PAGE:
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Randy Lariar
Randy Lariar
So newsletters are a thing again. No harm in giving it a try!

Patterns
My twenty-two month-old son’s daily growth amazes me. He has taught me about the centrality of patterns in our lives.
Patterns are one of the first things to develop in a child. Detecting faces (two spots (eyes) on top; up spot (mouth) on bottom) is one of the only things a newborn knows how to do. Around week 8, babies tend to get extra fussy due to the flood of patterns their brains begin to understand.
In what feels like 15 minutes later, babies become toddlers. They can recognize colors, shapes, letters, words, music, and Sesame Street characters. All based on patterns. My son delights in calling out letters he finds all over the house. Any face that has two eyes, one mouth, and red fur leads to an immediate shout of “ELMO!” I’m proud and in awe.
Patterns are central to my career. Data analysis is all about pattern matching. Every step in a transformation. Every line of code. These all instruct the machines about how to match meaningful patterns in data. Learning (human and machine) involves repeat exposure to patterns.
Strategy work is also driven by patterns and frameworks.
  • How to think about businesses and processes
  • How to engage with clients and stakeholders
  • What to do when trouble comes along
  • What kinds of solutions to propose
  • How to write a presentation or an essay…
Thinking in patterns is like seeing the Matrix. You can predict what is going to happen based on what already has. You can solve old problems with “new patterns” identified in different domains.
Good writing is an exercise in pattern sharing. I’m posting observations that are interesting to me. I plan to learn from the patterns of my own repeat posting and reader feedback. How will I know what is useful and entertaining to you? I’ll look for patterns.
Going Fast is More Fun!
“I feel the need… the need for speed.”
This Top Gun quote calls to me. I love moving fast. I’m a nerd about planes and space travel. I drive with a bit of a lead foot. I get energy being around high-speed environments and people.
Speed concentrates and simplifies.
When you are moving fast, small changes can have big consequences. A few degrees wrong on a steering wheel at speed can cause a very bad day.
Speed demands focus. Speed drags you into a flow state. Great ideas and execution happen at speed. When the world rushes by the details blur until only the important remains. Turn here - avoid this hazard - pass this obstacle.
Speed means playing offense rather than defense. Our brains seek to avoid risk and protect from loss. But you must take shots on goal to win. Fast play opens possibilities on the field of life. An extra outreach or quick push to over-deliver can make an outsized impact.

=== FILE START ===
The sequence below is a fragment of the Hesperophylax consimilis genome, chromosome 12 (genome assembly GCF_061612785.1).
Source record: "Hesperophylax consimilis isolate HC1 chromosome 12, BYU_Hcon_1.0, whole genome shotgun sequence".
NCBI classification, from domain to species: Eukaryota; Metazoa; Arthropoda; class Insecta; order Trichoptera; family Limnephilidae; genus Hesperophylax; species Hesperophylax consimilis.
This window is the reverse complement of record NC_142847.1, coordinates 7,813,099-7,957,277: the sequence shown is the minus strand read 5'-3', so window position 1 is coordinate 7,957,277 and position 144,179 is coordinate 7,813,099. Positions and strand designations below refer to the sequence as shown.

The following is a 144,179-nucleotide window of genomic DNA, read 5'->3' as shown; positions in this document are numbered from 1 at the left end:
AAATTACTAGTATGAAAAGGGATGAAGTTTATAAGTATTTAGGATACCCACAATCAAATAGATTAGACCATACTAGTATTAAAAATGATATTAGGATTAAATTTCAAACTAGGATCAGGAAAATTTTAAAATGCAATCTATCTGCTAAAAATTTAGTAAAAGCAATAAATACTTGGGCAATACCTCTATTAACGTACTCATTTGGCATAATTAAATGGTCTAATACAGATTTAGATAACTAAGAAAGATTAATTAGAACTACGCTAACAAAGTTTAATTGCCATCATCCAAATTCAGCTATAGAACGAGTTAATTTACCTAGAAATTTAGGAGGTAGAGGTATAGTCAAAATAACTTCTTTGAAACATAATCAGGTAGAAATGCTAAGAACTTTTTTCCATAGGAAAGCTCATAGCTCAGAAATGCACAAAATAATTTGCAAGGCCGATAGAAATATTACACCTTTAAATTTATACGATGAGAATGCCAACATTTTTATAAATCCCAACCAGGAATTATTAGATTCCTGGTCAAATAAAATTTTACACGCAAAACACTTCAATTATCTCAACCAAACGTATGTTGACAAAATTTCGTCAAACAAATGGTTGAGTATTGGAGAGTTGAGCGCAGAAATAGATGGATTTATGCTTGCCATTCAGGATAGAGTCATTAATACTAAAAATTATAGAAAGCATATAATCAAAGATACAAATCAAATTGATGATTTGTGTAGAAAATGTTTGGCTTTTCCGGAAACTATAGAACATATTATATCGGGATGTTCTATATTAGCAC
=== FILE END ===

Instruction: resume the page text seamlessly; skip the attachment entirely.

“Luck is what happens when preparation meets opportunity.” Old stoic quotes are cliche in 2021 because they’re true. Preparation means being able to go fast. It means being ready to pounce on opportunities when they pop up. Lucky people move fast.
Cultivate a speed habit. Do small things fast. Don’t sweat the details. In most of life and work, done is better than perfect. Build your capacity for more big wins.
Go fast.
Have fun.
Get lucky.
It is better to ask for forgiveness than permission
It is better to do things than wait to do them. Reading and learning is inferior to doing. This is as true for data science as it is for improving writing.
It is also better to set our own agenda and not be beholden to others. Collaboration is critical for success. But group members often look at each other for social signals to act.
Evolution has programmed our brains to be risk adverse. Experiments have shown that we would prefer to avoid losing a dollar versus gaining two. Likewise, we tend to prefer inaction and the security of stasis.
If you act without permission, it might offend some. It will disturb the status quo. It is important to have good intentions. Make your intentions clear and apologize for any disrespect. Acting first is not about anyone else. It is about our selves.
The closer you can get to real action, the more you will learn. The more you learn, the better able you are to make good decisions.
Action produces information.
I want to be honest; this is something that is not natural for me. I am writing these words as much as a reminder to myself as it is guidance for you.
The alternative to action is anxiety and fear. These come from a lack of information. It is a cycle. Fear causes delay. Delay deprives information. Low information leads to inaction. The cycle repeats and intensifies.
The only way out is through. Taking action. Learning. Repeating.
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Randy Lariar
Randy Lariar @lariar

Data & Strategy Nerd 🐦 tech / business / dad jokes / etc 💼 Analytics + Consulting to Fin Services 👶 Proud (tired) toddler father

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